Auto enrolment for post-Brexit EU customs system

HMRC is to automatically enrol over 145,000 VAT-registered UK companies into the economic operator registration and identification (EORI) customs system to reduce the risk of Brexit disruption to trade

Less than half of companies required to sign up to the economic operator registration and identification (EORI) number have done so, leading to growing concerns about disruption to trade in the event of a no-deal departure from the EU.

Companies who have not applied for an economic operator registration and identification (EORI) number will now be sent one within the next two weeks.

Any company without an EORI number will not be allowed to trade with EU member states after Brexit. Many companies which have only ever traded exclusively within the EU up until now will not have a number.

Earlier this year HMRC sent a number of letters to the 145,000 VAT registered businesses that trade with the EU to advise them how to prepare for a no deal scenario, and has published more than 100 pages of guidance for businesses on processes and procedures at the border in a no deal scenario.

So far, 72,000 companies had registered for an EORI number. The government said its auto-enrolment scheme would mean 88,000 more firms would be registered.

Mike Cherry, chair of the Federation of Small Businesses (FSB), said: ‘ Automatically issuing EORI numbers to all VAT-registered small firms that trade exclusively with the EU is a vital intervention in preparing small traders for a no deal Brexit and will be one less thing for them to worry about. It will also allow small business importers to the EU to take advantage of easements such as transitional simplified procedures.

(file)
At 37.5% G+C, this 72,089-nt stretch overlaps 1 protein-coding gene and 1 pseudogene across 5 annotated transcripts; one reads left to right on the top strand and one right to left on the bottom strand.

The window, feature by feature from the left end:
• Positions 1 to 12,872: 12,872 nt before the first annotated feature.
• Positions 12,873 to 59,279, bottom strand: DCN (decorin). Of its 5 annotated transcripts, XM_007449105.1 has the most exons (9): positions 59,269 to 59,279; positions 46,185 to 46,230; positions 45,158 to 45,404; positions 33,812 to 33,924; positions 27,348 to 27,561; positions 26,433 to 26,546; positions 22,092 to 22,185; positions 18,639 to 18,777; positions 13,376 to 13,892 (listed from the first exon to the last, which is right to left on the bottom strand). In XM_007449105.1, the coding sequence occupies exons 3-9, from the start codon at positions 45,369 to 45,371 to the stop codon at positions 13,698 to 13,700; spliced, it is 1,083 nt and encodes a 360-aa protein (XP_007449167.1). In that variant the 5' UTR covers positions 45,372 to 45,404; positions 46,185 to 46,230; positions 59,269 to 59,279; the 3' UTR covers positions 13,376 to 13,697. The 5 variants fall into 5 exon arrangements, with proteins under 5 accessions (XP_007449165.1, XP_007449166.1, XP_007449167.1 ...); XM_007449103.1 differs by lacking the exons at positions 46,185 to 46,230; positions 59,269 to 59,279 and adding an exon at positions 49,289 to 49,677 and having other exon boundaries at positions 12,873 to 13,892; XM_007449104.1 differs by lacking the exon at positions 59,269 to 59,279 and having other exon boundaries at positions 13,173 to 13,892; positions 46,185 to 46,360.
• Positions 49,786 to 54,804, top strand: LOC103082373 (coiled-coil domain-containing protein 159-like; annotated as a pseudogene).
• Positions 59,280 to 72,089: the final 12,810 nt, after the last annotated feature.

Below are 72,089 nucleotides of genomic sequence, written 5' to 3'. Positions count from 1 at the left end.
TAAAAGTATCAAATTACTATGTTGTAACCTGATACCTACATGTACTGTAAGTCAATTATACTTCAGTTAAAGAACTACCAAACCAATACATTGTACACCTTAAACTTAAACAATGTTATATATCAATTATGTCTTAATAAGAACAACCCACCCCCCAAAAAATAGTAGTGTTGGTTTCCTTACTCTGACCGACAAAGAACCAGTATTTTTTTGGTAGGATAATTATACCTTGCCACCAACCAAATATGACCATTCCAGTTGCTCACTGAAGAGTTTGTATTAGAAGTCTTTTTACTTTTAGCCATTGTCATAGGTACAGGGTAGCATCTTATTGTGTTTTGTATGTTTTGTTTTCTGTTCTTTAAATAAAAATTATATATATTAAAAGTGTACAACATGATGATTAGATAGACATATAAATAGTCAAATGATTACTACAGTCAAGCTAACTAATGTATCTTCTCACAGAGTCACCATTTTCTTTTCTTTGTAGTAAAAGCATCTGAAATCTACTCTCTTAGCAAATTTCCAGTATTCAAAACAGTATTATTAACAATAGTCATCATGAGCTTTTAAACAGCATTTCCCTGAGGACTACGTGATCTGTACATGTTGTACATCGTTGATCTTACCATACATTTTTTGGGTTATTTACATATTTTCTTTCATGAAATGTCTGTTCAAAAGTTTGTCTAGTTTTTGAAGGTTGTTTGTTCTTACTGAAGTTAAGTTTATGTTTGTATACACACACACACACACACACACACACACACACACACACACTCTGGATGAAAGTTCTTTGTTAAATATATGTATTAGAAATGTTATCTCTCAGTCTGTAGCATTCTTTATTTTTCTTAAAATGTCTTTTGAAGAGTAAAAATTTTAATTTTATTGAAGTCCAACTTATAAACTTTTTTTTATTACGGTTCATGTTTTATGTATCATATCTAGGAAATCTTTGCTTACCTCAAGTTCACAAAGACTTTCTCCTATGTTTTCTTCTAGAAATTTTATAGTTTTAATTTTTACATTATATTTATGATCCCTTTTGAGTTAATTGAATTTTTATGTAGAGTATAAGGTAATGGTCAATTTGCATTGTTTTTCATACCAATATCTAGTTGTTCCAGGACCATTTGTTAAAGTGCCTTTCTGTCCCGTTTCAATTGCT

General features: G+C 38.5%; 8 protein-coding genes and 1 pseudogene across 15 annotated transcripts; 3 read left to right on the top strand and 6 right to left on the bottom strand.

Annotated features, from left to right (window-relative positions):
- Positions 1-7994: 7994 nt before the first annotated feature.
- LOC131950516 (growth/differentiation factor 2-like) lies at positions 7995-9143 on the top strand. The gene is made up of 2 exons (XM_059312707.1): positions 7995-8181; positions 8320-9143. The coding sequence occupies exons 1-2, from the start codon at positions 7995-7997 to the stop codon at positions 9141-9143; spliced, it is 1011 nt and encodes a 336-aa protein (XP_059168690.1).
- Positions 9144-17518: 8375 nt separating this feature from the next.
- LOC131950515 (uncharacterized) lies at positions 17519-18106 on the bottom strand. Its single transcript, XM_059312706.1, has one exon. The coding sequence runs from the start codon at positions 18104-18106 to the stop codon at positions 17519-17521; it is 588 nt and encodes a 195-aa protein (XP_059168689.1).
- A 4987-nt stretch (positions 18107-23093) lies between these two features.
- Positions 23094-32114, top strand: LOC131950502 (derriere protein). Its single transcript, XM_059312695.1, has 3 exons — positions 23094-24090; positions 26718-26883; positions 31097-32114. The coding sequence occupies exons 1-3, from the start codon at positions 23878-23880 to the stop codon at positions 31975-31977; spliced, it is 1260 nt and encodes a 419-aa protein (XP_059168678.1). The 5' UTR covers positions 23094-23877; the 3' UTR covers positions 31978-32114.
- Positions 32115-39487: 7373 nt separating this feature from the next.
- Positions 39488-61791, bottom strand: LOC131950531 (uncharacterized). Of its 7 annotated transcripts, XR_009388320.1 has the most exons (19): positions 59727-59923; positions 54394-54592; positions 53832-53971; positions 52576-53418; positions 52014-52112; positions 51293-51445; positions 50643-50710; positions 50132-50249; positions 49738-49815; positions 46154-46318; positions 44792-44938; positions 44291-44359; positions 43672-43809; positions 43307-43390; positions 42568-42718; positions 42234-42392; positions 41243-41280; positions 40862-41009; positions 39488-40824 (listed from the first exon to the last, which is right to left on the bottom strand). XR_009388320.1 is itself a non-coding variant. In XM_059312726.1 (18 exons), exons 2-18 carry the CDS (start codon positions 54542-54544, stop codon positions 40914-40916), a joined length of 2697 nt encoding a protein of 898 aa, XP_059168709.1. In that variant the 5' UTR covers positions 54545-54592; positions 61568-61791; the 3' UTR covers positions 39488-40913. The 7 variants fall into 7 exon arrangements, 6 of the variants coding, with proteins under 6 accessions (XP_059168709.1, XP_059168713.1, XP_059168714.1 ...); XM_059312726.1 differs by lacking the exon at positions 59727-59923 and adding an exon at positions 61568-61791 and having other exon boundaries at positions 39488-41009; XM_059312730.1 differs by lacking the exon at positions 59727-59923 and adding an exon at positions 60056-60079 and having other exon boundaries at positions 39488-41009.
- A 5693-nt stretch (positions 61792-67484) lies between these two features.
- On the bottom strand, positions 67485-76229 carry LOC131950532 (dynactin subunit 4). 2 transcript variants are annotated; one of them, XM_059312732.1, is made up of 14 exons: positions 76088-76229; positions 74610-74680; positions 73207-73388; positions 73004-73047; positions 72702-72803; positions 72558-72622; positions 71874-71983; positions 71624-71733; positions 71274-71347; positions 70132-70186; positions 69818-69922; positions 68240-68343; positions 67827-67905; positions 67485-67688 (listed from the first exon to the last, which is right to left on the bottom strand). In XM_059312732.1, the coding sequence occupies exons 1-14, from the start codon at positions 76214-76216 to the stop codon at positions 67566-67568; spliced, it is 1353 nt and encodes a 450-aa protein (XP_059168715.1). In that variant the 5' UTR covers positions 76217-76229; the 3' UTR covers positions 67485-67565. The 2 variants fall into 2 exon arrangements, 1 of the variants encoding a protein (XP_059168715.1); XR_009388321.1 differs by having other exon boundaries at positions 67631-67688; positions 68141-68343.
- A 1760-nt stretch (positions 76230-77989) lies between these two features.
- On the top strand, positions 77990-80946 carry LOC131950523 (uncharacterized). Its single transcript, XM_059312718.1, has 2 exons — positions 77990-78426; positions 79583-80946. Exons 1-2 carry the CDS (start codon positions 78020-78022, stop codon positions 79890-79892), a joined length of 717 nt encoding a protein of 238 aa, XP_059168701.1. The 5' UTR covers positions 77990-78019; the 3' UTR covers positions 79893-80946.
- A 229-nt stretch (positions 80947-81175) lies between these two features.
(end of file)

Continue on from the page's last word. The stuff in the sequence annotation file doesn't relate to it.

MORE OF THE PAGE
‘Focus must now move on to what other support government can offer to small businesses including those small businesses exclusively trading with the EU that are below the VAT register threshold.’

Nigel Roberts, head of VAT and duty at Johnston Carmichael, said: ‘An EORI number is fundamental to international trade. In the event of a no deal Brexit it will be impossible to move goods into or out of the UK without a GB EORI number.

‘Any UK business currently trading outside the EU should already have one and HMRC’s auto-enrolment should pick up those trading in the EU only - but it may not catch everyone.

‘If you don’t have one, there’s no need to wait for HMRC to enrol you - you can do it yourself via this link - it’s a straightforward process.’

It is also important to note that if you want to trade with other EU countries after a no deal Brexit, the company will also need an EORI number issued in an EU country - this needs to be obtained direct from an EU member state.

The Institute of Export and International Trade sounded a warning about other considerations for business who want to trade with the EU and need to plan for a potential no deal outcome. The membership body pointed out that getting an EORI number is only a first step, with other requirements including Common Transit Convention barcodes, customs declarations, animal origin and plant health checks, and export health certificates.

The institute said: ‘Regardless of whether businesses automatically or voluntarily enrol with an EORI number, there is a pressing need for businesses to learn and do training in vital export skills – including completing customs declarations, working with customs agents, weighing their goods for shipment and mitigating risks of delays at the border during what could be a difficult period for the UK’s ports.’

Chancellor Sajid Javid said: ‘As the government accelerates its preparation to leave the EU on October 31, this will help ease the flow of goods at border points.’

The Ministry of Housing, Communities and Local Government has announced an extra £9m is to be made available to ensure local areas and major ports are ready for Brexit.

Guidance: Exporting and importing goods in a no-deal Brexit
Guidance: Register for simplified import procedures in a no-deal Brexit

Pat Sweet

Pat Sweet |Reporter, Accountancy Daily [2010-2021]

Pat Sweet was the former online reporter at Accountancy Daily and contributor to the monthly Accountancy magazine, pub...

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